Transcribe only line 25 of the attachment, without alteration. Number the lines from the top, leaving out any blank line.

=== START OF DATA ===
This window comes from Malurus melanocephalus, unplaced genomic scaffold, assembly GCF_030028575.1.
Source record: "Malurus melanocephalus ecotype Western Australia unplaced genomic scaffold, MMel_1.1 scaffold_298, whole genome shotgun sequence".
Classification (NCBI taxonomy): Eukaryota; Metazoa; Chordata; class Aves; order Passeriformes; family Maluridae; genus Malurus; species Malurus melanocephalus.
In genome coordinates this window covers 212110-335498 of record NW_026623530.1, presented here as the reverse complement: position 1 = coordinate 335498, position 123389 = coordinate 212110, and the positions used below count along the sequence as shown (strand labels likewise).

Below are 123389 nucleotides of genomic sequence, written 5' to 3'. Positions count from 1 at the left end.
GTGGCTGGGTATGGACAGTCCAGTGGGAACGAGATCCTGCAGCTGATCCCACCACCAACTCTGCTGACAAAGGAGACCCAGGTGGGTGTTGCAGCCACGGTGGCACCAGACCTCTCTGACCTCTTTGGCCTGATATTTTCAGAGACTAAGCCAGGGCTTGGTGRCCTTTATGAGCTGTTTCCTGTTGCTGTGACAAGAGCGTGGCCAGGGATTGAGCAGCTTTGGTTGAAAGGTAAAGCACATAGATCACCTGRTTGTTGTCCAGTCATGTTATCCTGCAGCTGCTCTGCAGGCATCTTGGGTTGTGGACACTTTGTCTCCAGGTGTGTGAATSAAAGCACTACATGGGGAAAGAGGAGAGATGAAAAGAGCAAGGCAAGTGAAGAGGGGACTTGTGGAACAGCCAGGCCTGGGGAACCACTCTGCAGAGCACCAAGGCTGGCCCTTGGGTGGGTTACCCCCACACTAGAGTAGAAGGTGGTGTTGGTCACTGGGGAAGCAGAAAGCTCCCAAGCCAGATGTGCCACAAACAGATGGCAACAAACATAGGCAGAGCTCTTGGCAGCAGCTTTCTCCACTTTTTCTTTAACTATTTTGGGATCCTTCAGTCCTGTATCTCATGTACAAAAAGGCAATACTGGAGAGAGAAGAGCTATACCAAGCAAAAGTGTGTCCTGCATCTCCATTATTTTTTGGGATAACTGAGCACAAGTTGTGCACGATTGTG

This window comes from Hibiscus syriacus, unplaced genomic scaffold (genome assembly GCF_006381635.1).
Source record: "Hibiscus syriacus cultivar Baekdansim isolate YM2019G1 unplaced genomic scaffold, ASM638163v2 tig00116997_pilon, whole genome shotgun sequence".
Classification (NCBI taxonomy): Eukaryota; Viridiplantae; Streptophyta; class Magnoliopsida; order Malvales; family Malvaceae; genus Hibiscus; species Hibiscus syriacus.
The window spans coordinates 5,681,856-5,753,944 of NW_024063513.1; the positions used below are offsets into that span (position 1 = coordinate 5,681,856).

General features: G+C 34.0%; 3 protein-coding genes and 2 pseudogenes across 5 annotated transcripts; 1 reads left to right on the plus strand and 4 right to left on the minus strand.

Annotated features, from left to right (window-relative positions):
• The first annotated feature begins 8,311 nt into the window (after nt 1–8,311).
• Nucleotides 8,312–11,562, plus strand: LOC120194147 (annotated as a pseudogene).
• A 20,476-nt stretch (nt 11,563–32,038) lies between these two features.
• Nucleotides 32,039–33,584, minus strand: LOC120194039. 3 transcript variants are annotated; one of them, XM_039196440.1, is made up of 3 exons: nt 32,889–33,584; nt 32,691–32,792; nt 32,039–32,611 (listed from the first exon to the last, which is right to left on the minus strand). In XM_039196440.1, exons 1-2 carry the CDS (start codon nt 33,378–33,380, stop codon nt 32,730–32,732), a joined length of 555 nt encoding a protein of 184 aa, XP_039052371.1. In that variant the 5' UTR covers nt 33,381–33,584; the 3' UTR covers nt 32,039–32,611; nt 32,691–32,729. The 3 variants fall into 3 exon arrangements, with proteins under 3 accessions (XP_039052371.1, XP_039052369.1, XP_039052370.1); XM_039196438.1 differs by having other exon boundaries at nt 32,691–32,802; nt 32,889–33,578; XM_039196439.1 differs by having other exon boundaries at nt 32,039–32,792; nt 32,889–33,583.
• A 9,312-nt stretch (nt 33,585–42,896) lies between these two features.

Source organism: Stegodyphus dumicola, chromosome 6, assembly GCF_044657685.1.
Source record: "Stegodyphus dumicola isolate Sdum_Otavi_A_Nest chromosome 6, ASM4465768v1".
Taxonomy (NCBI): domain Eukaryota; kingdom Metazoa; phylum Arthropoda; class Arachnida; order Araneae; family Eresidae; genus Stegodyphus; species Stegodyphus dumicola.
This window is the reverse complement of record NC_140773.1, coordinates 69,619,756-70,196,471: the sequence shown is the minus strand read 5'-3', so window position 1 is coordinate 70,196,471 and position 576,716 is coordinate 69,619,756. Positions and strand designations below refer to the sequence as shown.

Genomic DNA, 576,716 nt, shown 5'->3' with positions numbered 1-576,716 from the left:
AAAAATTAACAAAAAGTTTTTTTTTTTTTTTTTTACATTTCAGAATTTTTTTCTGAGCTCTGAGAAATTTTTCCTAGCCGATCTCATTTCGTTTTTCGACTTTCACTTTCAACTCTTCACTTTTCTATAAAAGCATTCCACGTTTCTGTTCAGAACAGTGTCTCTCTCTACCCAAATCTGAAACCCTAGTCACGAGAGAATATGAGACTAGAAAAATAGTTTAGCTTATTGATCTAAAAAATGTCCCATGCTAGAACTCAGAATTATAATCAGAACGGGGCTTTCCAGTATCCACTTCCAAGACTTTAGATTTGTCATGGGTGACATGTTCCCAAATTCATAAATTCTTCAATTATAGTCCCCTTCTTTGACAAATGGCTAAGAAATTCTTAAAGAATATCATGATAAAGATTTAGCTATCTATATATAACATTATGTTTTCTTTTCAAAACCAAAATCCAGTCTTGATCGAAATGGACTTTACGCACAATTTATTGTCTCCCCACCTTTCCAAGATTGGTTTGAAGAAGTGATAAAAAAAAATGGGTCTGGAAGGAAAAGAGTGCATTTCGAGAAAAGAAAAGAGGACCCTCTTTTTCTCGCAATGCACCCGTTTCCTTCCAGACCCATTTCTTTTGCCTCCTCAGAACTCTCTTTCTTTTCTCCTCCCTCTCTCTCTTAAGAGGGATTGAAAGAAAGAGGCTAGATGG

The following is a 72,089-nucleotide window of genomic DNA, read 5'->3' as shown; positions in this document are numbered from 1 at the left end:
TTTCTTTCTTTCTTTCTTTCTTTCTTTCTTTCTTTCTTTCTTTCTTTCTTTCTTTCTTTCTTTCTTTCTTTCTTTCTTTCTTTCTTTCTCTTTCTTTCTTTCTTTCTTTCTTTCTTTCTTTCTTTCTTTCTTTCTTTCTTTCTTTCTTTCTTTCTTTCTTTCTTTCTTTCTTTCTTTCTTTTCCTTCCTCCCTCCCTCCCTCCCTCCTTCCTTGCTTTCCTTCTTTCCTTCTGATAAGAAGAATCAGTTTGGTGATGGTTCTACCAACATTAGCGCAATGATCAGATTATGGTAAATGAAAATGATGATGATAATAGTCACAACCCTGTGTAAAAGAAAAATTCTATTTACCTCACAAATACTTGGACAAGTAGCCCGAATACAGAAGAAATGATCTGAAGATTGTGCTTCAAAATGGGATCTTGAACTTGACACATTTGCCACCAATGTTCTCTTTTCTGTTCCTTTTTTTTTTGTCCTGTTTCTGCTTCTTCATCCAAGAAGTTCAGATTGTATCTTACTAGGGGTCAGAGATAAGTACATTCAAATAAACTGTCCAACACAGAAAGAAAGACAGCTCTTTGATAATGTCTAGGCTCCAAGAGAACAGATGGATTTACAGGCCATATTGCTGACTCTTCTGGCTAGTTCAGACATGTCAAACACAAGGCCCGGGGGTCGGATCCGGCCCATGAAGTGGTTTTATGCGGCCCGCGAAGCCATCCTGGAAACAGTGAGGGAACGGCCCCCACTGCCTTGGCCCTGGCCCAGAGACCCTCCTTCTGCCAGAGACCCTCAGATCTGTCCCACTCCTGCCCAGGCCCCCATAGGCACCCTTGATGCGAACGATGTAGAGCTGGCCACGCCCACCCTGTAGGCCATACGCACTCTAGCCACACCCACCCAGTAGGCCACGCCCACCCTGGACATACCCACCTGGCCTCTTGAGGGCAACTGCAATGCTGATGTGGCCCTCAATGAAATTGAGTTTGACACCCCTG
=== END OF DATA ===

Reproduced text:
TTTCTTTCTTTCTTTCTTTCTTTCTTTCTTTCTTTCTTTCTTTCTTTCTTTCTTTCTTTCTTTCTTTCTTTCTTTCTTTCTTTCTTTCTCTTTCTTTCTTTCTTTCTTTCTTTCTTTCTTTCTTTCTTTCTTTCTTTCTTTCTTTCTTTCTTTCTTTCTTTCTTTCTTTCTTTCTTTCTTTTCCTTCCTCCCTCCCTCCCTCCCTCCTTCCTTGCTTTCCTTCTTTCCTTCTGATAAGAAGAATCAGTTTGGTGATGGTTCTACCAACATTAGCGCAATGATCAGATTATGGTAAATGAAAATGATGATGATAATAGTCACAACCCTGTGTAAAAGAAAAATTCTATTTACCTCACAAATACTTGGACAAGTAGCCCGAATACAGAAGAAATGATCTGAAGATTGTGCTTCAAAATGGGATCTTGAACTTGACACATTTGCCACCAATGTTCTCTTTTCTGTTCCTTTTTTTTTTGTCCTGTTTCTGCTTCTTCATCCAAGAAGTTCAGATTGTATCTTACTAGGGGTCAGAGATAAGTACATTCAAATAAACTGTCCAACACAGAAAGAAAGACAGCTCTTTGATAATGTCTAGGCTCCAAGAGAACAGATGGATTTACAGGCCATATTGCTGACTCTTCTGGCTAGTTCAGACATGTCAAACACAAGGCCCGGGGGTCGGATCCGGCCCATGAAGTGGTTTTATGCGGCCCGCGAAGCCATCCTGGAAACAGTGAGGGAACGGCCCCCACTGCCTTGGCCCTGGCCCAGAGACCCTCCTTCTGCCAGAGACCCTCAGATCTGTCCCACTCCTGCCCAGGCCCCCATAGGCACCCTTGATGCGAACGATGTAGAGCTGGCCACGCCCACCCTGTAGGCCATACGCACTCTAGCCACACCCACCCAGTAGGCCACGCCCACCCTGGACATACCCACCTGGCCTCTTGAGGGCAACTGCAATGCTGATGTGGCCCTCAATGAAATTGAGTTTGACACCCCTG